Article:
NVDA

Better AI Stock: Nvidia or Super Micro Computer?

While artificial intelligence (AI) is widely considered a software program, it requires hardware to develop and power it. This leads to investors looking for "pick-and-shovel" style investments, as these companies sell the tools needed to power these processes (similar to how many businesses sold picks and shovels to gold miners during the various gold rushes throughout U.S. history).

Two of the top "pick-and-shovel" plays in the AI market are Nvidia (NASDAQ: NVDA) and Super Micro Computer (NASDAQ: SMCI). Both stocks have been rocket ships since the start of 2023, with Nvidia and Super Micro Computer's (often called Supermicro) stocks up 437% and 1,000%, respectively.

But which one is the better buy now? Let's find out.

Nvidia and Super Micro Computer are complementary businesses

While both companies could be considered "pick-and-shovel" investments, in reality, Nvidia makes the shovel and pick heads, while Supermicro assembles the tools and sells them to end users.

Nvidia makes the graphics processing units (GPUs) to handle the complex workloads that AI models require. These hardware pieces have been around for a long time and were originally used to process gaming graphics, but have since expanded their usage to engineering simulations, drug discovery, and AI model training.

When companies want to build a supercomputer to harness the power of data through AI, they don't just buy one or two GPUs; they buy hundreds or thousands. To get the most use out of them, they must also be strategically placed and connected to a server, which is where Supermicro comes in.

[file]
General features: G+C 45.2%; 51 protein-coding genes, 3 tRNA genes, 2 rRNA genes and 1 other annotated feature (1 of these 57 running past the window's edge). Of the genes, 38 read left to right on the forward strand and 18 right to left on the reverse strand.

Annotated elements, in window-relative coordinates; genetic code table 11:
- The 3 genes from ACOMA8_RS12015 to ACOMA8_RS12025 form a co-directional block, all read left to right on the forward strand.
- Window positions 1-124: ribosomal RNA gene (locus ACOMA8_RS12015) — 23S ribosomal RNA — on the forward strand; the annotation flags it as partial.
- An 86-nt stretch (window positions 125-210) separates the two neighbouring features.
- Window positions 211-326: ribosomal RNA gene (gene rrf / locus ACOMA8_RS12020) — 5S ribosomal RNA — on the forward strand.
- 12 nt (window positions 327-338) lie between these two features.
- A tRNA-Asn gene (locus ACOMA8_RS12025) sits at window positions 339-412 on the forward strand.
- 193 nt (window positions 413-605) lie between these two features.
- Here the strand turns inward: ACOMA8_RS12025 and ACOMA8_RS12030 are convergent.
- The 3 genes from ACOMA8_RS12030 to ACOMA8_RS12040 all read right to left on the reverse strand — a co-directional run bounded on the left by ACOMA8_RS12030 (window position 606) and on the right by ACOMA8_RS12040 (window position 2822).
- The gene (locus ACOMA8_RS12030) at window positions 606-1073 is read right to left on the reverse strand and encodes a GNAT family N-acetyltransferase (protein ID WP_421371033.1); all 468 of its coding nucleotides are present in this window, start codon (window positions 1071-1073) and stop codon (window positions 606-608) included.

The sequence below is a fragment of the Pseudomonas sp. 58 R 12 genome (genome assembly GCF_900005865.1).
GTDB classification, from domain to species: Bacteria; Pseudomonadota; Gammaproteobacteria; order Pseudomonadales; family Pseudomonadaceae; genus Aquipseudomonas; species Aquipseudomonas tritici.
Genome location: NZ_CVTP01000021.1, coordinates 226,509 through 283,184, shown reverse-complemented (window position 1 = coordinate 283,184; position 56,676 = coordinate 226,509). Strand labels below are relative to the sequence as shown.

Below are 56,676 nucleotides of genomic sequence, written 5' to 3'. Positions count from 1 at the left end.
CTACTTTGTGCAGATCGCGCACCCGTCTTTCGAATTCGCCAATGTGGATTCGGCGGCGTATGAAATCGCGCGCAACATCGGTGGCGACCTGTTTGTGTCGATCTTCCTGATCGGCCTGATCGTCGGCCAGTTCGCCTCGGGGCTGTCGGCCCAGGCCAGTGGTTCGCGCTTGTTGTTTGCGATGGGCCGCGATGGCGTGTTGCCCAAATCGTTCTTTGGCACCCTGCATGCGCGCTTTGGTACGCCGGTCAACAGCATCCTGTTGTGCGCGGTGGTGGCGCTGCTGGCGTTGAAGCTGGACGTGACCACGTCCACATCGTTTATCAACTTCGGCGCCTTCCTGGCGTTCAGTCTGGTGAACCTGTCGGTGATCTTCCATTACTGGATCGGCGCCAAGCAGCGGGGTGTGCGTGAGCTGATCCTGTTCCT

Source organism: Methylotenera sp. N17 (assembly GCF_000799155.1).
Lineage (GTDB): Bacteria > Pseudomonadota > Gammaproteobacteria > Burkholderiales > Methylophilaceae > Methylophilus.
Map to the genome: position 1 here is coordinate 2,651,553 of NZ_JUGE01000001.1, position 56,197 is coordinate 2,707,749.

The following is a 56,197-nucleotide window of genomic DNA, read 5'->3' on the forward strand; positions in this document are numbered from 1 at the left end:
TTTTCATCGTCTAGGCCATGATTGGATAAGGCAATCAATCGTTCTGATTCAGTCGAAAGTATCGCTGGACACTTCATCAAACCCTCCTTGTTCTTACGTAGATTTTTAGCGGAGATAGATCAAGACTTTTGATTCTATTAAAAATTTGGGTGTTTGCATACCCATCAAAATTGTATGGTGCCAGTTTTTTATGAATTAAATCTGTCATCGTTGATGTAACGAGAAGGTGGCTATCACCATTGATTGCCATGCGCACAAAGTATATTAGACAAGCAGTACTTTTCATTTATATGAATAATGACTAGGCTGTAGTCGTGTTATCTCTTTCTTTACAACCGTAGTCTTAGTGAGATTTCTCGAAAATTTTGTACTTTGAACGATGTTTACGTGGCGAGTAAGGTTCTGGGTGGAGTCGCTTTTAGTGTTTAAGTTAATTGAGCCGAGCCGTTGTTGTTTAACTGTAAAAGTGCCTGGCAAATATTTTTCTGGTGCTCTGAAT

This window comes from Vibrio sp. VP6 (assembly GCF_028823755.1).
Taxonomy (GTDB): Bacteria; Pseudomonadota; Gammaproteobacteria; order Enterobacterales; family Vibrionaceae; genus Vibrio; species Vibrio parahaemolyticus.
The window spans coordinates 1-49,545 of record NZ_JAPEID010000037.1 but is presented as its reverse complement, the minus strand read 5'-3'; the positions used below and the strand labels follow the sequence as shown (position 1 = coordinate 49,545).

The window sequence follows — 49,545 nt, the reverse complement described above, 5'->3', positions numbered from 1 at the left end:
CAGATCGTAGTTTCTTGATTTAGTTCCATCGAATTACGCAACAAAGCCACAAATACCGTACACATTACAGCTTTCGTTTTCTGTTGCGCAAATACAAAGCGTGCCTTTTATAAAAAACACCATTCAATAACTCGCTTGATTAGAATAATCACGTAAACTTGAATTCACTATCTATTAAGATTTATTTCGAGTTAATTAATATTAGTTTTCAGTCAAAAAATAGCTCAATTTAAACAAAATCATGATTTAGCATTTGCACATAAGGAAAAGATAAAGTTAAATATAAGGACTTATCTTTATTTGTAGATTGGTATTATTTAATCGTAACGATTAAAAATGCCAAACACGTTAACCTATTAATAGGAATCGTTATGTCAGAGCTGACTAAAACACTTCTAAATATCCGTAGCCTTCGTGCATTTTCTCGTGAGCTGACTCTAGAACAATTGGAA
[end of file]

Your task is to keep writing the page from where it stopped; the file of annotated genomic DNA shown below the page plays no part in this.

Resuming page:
Supermicro builds these servers for clients and offers highly configurable models that can be tailored to end-use and computing power expectations. They work closely with Nvidia to ensure they're squeezing every ounce of performance out of their servers, which benefits users in the long run.

But as to which makes more sense to invest in, there's a clear choice.

Nvidia is the superior investment at these prices

Supermicro is heavily dependent on Nvidia for business. If Nvidia chooses to fulfill GPU orders to other clients or the relationship sours, Supermicro's business will be crushed. These two companies have been partners for a while, so I don't see this happening, but it is something to keep in mind.

Furthermore, Supermicro has fierce competition from other server builders like Hewlett-Packard and IBM, while Nvidia's AI GPUs are in a class of their own.

This heavily skews the bias toward Nvidia, but another factor is also at play.

Both stocks were undervalued entering 2023, but Supermicro's stock was unbelievably cheap at just over six times forward earnings.

NVDA PE Ratio (Forward) Chart

NVDA PE Ratio (Forward) data by YCharts.

That's why Supermicro has outperformed Nvidia's stock over the past year, but that will likely stop soon. Now that Supermicro is more expensive than Nvidia, buying it doesn't make a ton of sense, especially if they're growing at the same pace.

Nvidia's business model is far superior because it controls the primary product, giving it an advantage when assessing profit margins.

NVDA Gross Profit Margin (Quarterly) Chart

NVDA Gross Profit Margin (Quarterly) data by YCharts.

Nvidia is far more profitable than Supermicro, and if you give me a choice between two stocks that are evenly priced and growing around the same pace, then I'll choose the more profitable one every single time.

While both companies will succeed as the AI buildout continues, I'm more excited about Nvidia due to its superior margins and control over the primary product. Super Micro Computer may be a solid company to invest in, but you're better off picking Nvidia at these prices.

Should you invest $1,000 in Nvidia right now?

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Keithen Drury has no position in any of the stocks mentioned. The Motley Fool has positions in and recommends Nvidia. The Motley Fool recommends Super Micro Computer. The Motley Fool has a disclosure policy.

The views and opinions expressed herein are the views and opinions of the author and do not necessarily reflect those of Nasdaq, Inc.

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